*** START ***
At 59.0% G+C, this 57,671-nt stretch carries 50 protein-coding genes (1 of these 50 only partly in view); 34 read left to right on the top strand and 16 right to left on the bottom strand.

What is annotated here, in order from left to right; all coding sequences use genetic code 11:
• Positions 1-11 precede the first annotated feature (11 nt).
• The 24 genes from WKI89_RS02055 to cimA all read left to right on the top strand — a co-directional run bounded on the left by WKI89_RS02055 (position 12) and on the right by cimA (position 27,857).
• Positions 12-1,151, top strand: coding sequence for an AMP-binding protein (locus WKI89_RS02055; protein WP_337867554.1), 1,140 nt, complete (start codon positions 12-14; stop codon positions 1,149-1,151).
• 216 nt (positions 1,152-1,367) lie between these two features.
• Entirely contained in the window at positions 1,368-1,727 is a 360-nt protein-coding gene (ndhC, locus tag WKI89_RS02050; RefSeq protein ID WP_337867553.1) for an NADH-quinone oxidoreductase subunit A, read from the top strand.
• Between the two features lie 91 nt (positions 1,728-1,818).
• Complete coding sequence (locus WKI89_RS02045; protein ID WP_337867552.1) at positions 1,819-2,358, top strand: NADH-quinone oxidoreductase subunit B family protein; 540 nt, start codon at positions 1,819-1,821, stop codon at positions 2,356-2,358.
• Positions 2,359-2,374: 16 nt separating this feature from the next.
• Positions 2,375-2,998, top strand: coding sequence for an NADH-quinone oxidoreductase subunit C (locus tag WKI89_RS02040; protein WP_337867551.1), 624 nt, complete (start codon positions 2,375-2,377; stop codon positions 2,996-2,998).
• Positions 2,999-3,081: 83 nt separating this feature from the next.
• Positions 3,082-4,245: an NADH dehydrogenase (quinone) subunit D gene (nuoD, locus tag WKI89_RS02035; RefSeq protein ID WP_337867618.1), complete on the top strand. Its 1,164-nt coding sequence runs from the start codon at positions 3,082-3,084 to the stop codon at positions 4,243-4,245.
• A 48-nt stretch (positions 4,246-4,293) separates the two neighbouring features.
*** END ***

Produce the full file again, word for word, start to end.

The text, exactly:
At 59.0% G+C, this 57,671-nt stretch carries 50 protein-coding genes (1 of these 50 only partly in view); 34 read left to right on the top strand and 16 right to left on the bottom strand.

What is annotated here, in order from left to right; all coding sequences use genetic code 11:
• Positions 1-11 precede the first annotated feature (11 nt).
• The 24 genes from WKI89_RS02055 to cimA all read left to right on the top strand — a co-directional run bounded on the left by WKI89_RS02055 (position 12) and on the right by cimA (position 27,857).
• Positions 12-1,151, top strand: coding sequence for an AMP-binding protein (locus WKI89_RS02055; protein WP_337867554.1), 1,140 nt, complete (start codon positions 12-14; stop codon positions 1,149-1,151).
• 216 nt (positions 1,152-1,367) lie between these two features.
• Entirely contained in the window at positions 1,368-1,727 is a 360-nt protein-coding gene (ndhC, locus tag WKI89_RS02050; RefSeq protein ID WP_337867553.1) for an NADH-quinone oxidoreductase subunit A, read from the top strand.
• Between the two features lie 91 nt (positions 1,728-1,818).
• Complete coding sequence (locus WKI89_RS02045; protein ID WP_337867552.1) at positions 1,819-2,358, top strand: NADH-quinone oxidoreductase subunit B family protein; 540 nt, start codon at positions 1,819-1,821, stop codon at positions 2,356-2,358.
• Positions 2,359-2,374: 16 nt separating this feature from the next.
• Positions 2,375-2,998, top strand: coding sequence for an NADH-quinone oxidoreductase subunit C (locus tag WKI89_RS02040; protein WP_337867551.1), 624 nt, complete (start codon positions 2,375-2,377; stop codon positions 2,996-2,998).
• Positions 2,999-3,081: 83 nt separating this feature from the next.
• Positions 3,082-4,245: an NADH dehydrogenase (quinone) subunit D gene (nuoD, locus tag WKI89_RS02035; RefSeq protein ID WP_337867618.1), complete on the top strand. Its 1,164-nt coding sequence runs from the start codon at positions 3,082-3,084 to the stop codon at positions 4,243-4,245.
• A 48-nt stretch (positions 4,246-4,293) separates the two neighbouring features.